I sat down recently with Marguerite Giguere to talk about Tacoma’s history for her MovetoTacoma podcast. In an hour or so we walked through the city’s backstory, its hay days and disasters and the grand dames, cheap crooks and ignored heroes of our place in the world. Marguerite had a collection of treasured narratives about Tacoma and a few well worn myths that were fascinating to discuss and dispel. Her show notes follow as well as links to the podcasts. If the misfortune of taking my Tacoma History class at UWT befell you some time in the past here’s a chance to hear again some of my favorite episodes and profiles. Sorry.
Show Notes-Part 1
- The saving of Union Station. The bulldozers were lined up to destroy this old station. The saving of the station started a beginning awareness of the amazing historical buildings we have in Tacoma.
- What is the story of Tacoma? “History is something that never happened written by someone who wasn’t there.” – Michael Sullivan says. But there is still a rich story and an amazing cast of characters in Tacoma’s history.
- How important is Rainier to Tacoma’s history? As recently as 500 years ago, Mount Rainier blew, likely causing a lahar and affecting the Puget Sound dramatically. We live under the shadow of a volcano and the oral stories of the people who lived here before non-native settlers remind us of its power.
- Want to know a Tacoma secret? Stand on the Tacoma waterfront on the winter solstice (on a clear day, if you can get it) and the sun will appear to rise from the top of Mount Rainier. Sometimes high clouds will even cause its shadow to be projected onto the sky.
- What drove Tacoma’s settlement? European settlers started arriving looking for the Northwest Passage, gold, and lumber. Job Carr eventually came during the Civil War and settled here. After the Civil War ended, the transcontinental railroad came as well—though it was a mad dash at the end—bringing even more settlers.
- If Tacoma was the terminus of the transcontinental railroad… why is Seattle bigger than we are? In the 1880s, Tacoma and Seattle were the same size. But then a gold rush in Alaska promised wealth and Seattle was better prepared to capitalize on the fervor. Even Seattle’s fire helped them because they were able to rebuild with a whole new design and streetscape.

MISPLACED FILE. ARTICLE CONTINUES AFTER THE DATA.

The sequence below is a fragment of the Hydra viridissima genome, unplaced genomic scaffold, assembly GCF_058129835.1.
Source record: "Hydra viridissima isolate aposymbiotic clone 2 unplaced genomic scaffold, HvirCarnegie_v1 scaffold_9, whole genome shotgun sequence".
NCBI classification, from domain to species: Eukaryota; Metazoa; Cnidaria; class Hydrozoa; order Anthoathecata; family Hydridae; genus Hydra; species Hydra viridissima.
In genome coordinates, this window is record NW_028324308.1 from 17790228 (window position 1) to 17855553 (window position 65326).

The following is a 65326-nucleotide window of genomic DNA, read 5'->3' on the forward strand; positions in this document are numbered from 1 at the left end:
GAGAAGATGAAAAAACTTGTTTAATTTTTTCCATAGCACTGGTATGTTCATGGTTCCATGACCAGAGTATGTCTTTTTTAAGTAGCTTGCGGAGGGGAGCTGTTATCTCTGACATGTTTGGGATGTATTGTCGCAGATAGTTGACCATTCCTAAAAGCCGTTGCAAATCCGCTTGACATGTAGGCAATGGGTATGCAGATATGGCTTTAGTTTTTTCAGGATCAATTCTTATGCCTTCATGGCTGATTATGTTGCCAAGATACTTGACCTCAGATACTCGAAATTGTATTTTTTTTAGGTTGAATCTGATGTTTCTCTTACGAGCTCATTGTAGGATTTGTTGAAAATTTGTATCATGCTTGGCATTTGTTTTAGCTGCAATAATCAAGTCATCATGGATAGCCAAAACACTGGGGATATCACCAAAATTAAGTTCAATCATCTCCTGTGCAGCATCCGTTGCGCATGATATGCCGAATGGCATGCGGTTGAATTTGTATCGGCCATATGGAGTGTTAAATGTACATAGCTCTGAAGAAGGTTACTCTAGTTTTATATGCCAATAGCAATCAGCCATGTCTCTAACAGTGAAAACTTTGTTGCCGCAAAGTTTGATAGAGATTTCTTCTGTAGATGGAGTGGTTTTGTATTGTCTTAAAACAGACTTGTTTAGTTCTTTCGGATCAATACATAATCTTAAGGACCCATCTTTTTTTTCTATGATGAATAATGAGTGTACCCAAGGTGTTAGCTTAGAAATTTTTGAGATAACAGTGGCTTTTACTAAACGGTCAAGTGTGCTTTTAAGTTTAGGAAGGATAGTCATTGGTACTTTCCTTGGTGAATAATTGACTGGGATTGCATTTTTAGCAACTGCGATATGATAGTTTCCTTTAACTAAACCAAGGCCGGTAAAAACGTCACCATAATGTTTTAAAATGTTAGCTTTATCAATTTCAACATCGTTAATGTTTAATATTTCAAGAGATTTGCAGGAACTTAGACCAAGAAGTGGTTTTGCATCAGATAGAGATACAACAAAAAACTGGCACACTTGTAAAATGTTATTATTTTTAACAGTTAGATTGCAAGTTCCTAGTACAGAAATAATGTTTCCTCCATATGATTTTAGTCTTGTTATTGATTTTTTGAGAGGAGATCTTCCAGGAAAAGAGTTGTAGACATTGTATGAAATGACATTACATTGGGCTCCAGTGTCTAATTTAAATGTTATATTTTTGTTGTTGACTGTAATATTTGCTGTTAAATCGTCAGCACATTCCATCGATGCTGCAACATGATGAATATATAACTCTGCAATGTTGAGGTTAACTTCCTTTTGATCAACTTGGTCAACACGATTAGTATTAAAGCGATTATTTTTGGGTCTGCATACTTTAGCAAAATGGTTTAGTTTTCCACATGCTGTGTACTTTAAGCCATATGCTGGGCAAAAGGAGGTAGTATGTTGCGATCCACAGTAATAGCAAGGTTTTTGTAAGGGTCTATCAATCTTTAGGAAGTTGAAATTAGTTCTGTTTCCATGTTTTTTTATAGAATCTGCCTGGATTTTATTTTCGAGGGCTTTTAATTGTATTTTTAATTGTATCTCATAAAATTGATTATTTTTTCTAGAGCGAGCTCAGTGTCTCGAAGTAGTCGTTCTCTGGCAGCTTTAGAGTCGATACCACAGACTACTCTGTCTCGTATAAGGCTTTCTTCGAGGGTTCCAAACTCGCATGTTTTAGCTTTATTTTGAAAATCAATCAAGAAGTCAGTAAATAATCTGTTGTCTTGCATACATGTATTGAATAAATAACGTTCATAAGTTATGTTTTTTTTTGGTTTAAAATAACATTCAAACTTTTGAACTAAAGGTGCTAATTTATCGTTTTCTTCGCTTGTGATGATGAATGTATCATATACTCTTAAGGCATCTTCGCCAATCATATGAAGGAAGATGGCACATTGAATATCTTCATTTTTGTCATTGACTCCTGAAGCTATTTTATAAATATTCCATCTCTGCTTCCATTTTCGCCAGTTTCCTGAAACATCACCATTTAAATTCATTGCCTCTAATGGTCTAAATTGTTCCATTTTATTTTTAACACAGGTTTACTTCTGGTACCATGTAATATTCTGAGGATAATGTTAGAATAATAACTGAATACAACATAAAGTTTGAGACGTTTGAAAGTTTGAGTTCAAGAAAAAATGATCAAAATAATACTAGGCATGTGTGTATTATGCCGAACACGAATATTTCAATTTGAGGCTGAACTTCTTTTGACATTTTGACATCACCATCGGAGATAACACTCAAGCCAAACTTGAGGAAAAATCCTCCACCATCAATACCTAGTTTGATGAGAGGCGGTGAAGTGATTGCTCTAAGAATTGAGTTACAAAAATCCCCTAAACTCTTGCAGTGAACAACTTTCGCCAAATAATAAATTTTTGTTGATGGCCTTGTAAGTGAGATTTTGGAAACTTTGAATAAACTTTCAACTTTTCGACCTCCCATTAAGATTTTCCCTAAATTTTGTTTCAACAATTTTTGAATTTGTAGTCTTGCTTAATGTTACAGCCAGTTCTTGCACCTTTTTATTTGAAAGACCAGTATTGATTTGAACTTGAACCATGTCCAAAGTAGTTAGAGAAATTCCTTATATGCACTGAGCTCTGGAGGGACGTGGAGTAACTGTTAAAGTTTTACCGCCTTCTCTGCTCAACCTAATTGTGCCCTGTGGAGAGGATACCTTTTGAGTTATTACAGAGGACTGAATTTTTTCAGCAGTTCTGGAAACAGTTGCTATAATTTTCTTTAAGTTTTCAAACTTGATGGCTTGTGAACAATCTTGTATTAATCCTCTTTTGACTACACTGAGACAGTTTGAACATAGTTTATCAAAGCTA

- The character of Tacoma’s original buildings. Hand-built wood-framed buildings from Tacoma’s early structures were built to last. Michael Sullivan says that the buildings built from 1900 to 1920 were exceptionally well-built and the things that need fixing are usually the repairs made in later years.
Show Notes-Part 2
- A transit disaster starts the new century. On the fourth of July, an inexperienced transit operator driving an overcrowded streetcar can’t stop the streetcar. 54 people were killed in the worst streetcar disaster in America.
- A series of smart moves. In the early twentieth century… the School District bought the Tacoma Hotel and renovated it into a high school and then the bowl in 1910. Union Station was built in 1909. The land for JBLM was purchased by Tacoma and Pierce County to give to the army. And Tacoma starts to become a modern city.
- Women’s suffrage now! Tacoma had women voters before the State of Washington and the Nineteenth Amendment.
- Where was Japantown? In the 1920s, Downtown Tacoma, south of 15th Street to 19th was “Japantown.” On a per capita basis, Tacoma had the highest Japanese population at the time, even more than Seattle and San Francisco. The markets, the hotels, and the entire community collapsed after the internment of the Japanese after Pearl Harbor.
- Chinese Reconciliation Park The “ting” on the waterfront is a step toward remembering and confronting one of Tacoma’s darker moments in its history, the expulsion of the Chinese in 1885.
Title: Kenworth Motor Truck Company, Speedy Scott, March 26, 1925
Catalog Id: 1957.64.B12176
Call Number: 1957.64.B12176
Creator: Marvin D. Boland
Creation Date: ca. 1925
Description: Black and white, close oblique angle cellulose nitrate negative image of a Scott’s Speedy Service truck, made by the Kenworth Motor Truck Company, on a Tacoma, Pierce County, WA street, ca. 1925. Text on the truck: Piano Moving, Packing, Moving, Long Distance Hauling, Storage, Square Deal Service with Speed, 212-20 Puyallup Ave. Industrial buildings and a lumber yard are in the background.
Washington State Historical Society